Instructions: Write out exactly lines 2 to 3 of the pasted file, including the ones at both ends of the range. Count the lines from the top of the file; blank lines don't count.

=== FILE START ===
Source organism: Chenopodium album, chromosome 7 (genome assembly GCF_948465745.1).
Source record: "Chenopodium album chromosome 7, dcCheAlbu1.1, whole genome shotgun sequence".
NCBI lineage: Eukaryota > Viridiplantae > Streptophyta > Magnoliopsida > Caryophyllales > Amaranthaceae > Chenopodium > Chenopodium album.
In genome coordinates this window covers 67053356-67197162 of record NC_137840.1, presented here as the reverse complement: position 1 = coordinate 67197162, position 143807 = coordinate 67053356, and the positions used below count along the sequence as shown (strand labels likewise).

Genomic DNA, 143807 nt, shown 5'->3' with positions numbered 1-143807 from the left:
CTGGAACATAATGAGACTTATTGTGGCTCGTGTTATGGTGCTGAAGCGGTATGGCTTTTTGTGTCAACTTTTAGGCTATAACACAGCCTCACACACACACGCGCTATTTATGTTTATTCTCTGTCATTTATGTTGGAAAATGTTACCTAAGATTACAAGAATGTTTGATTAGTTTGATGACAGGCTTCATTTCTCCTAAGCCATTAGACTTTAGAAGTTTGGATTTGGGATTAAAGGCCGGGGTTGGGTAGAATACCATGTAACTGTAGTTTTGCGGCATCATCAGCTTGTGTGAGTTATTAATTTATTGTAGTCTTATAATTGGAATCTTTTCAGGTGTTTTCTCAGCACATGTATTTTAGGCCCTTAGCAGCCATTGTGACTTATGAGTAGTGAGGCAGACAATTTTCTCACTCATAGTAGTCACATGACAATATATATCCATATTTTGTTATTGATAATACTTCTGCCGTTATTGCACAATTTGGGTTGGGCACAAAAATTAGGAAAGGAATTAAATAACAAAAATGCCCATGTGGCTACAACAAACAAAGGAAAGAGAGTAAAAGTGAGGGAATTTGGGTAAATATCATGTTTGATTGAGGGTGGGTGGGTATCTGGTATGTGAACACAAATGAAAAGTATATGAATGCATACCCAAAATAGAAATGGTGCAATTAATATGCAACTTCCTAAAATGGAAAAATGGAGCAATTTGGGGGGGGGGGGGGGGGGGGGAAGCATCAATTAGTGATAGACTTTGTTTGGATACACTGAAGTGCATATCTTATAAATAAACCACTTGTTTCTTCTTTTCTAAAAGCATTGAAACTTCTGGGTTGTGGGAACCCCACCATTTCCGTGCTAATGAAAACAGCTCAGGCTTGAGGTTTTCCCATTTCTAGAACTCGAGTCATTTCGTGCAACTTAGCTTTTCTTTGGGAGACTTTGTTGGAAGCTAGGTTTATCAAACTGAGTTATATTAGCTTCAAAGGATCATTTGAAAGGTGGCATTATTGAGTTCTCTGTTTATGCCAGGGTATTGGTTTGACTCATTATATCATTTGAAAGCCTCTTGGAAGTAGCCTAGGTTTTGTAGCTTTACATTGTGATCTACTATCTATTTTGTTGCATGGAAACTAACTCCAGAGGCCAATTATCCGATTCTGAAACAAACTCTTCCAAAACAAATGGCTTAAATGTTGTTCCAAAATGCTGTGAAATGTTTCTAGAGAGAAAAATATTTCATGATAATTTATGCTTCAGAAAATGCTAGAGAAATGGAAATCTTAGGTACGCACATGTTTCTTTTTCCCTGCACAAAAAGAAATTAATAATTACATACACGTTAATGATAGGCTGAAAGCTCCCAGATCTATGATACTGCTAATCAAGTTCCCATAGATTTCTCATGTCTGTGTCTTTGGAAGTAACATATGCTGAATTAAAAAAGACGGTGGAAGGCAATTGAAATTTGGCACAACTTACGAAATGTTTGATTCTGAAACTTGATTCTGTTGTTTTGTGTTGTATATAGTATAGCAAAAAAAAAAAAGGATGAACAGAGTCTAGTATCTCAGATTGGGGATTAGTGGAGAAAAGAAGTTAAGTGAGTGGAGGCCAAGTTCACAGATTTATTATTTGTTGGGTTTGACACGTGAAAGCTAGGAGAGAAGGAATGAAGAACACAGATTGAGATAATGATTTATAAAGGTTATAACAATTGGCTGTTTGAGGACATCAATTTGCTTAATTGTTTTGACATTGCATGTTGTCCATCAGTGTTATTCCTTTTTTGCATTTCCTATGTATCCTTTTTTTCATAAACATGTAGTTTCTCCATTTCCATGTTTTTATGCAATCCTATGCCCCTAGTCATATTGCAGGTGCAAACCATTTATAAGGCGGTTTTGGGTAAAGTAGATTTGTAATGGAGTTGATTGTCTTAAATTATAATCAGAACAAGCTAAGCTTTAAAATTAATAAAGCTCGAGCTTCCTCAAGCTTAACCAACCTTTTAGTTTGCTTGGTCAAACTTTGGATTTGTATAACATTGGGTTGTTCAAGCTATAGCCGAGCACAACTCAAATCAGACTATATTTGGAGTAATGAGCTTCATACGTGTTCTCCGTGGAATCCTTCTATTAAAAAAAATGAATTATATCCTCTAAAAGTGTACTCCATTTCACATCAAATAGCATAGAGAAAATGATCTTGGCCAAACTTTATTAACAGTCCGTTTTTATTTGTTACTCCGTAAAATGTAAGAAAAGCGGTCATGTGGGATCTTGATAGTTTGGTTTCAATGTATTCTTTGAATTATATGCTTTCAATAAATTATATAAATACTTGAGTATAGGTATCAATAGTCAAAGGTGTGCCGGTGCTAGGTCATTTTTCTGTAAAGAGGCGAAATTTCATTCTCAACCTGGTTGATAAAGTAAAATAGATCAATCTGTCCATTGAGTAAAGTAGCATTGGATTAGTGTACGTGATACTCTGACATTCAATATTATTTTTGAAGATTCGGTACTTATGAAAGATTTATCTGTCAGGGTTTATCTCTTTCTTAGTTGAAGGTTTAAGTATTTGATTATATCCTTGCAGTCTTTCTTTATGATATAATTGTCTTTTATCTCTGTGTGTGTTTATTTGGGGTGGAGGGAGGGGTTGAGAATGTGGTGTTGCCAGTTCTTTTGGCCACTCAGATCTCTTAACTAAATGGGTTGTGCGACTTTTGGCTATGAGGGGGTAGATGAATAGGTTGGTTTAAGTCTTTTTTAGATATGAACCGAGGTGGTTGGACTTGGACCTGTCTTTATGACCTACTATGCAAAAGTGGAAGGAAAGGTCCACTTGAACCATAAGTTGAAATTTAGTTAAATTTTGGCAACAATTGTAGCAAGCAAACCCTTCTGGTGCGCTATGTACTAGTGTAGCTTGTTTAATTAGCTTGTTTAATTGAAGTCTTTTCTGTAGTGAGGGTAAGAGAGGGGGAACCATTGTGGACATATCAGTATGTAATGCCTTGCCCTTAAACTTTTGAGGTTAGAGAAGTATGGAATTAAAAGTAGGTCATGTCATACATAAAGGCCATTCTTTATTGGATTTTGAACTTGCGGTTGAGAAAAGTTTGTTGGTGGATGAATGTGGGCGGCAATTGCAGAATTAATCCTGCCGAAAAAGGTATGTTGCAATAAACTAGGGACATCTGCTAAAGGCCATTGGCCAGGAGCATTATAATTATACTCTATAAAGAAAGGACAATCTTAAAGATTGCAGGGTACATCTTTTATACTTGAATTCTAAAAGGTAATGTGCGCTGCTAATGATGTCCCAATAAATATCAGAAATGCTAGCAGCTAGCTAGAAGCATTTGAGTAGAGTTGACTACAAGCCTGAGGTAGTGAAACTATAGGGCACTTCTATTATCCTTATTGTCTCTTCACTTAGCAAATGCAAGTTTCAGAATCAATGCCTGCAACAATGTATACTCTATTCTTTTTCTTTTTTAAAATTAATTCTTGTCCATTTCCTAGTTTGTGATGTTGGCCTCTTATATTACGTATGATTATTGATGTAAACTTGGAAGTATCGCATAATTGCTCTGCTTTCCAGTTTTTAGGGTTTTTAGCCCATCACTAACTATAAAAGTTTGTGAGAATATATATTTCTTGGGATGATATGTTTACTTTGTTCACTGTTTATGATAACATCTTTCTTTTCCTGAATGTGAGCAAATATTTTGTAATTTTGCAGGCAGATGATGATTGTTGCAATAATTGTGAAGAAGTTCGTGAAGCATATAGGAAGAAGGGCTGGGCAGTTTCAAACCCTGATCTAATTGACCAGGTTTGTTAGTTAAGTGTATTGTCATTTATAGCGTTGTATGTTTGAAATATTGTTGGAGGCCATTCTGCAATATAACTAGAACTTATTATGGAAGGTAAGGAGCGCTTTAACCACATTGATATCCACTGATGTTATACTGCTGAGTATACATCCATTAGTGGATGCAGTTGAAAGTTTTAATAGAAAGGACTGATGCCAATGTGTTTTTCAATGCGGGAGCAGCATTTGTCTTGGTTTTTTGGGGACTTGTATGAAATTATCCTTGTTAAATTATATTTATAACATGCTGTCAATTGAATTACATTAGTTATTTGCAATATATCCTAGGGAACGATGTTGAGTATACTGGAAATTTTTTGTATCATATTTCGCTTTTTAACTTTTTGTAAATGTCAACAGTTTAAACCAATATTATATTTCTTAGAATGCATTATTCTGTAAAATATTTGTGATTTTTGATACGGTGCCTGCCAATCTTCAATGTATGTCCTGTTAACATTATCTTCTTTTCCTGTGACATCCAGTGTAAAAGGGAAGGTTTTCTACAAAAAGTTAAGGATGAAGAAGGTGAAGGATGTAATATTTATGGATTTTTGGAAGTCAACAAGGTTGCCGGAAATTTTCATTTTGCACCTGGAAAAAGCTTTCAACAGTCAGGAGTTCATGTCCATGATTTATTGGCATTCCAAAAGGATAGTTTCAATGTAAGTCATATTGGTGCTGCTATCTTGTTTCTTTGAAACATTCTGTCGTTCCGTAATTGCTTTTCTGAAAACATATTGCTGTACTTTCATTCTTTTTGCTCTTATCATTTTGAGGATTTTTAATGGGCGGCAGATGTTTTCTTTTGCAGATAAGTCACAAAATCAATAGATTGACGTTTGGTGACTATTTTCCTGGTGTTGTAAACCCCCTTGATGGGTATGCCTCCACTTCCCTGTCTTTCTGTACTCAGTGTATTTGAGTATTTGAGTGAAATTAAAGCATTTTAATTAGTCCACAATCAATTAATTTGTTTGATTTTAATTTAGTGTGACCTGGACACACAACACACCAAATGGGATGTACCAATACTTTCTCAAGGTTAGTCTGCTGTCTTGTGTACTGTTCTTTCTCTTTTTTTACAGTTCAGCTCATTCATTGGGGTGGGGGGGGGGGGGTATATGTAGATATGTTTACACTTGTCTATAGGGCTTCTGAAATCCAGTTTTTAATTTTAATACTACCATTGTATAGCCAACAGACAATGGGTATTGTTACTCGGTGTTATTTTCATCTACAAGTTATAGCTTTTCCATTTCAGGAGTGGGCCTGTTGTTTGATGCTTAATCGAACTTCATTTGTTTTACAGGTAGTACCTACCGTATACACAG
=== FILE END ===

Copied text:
Source record: "Chenopodium album chromosome 7, dcCheAlbu1.1, whole genome shotgun sequence".
NCBI lineage: Eukaryota > Viridiplantae > Streptophyta > Magnoliopsida > Caryophyllales > Amaranthaceae > Chenopodium > Chenopodium album.